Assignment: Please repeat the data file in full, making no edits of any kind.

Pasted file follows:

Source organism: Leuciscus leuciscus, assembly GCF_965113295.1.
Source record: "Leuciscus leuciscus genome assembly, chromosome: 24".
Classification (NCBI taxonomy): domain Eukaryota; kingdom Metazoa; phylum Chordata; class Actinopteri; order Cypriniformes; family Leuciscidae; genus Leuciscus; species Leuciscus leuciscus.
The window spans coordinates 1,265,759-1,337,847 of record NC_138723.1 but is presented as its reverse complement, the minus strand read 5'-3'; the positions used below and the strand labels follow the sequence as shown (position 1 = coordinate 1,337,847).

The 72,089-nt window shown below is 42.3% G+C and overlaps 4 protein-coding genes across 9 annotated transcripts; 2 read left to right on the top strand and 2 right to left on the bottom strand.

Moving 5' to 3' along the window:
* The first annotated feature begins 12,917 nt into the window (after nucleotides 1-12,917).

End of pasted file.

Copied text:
Source organism: Leuciscus leuciscus, assembly GCF_965113295.1.
Source record: "Leuciscus leuciscus genome assembly, chromosome: 24".
Classification (NCBI taxonomy): domain Eukaryota; kingdom Metazoa; phylum Chordata; class Actinopteri; order Cypriniformes; family Leuciscidae; genus Leuciscus; species Leuciscus leuciscus.
The window spans coordinates 1,265,759-1,337,847 of record NC_138723.1 but is presented as its reverse complement, the minus strand read 5'-3'; the positions used below and the strand labels follow the sequence as shown (position 1 = coordinate 1,337,847).

The 72,089-nt window shown below is 42.3% G+C and overlaps 4 protein-coding genes across 9 annotated transcripts; 2 read left to right on the top strand and 2 right to left on the bottom strand.

Moving 5' to 3' along the window:
* The first annotated feature begins 12,917 nt into the window (after nucleotides 1-12,917).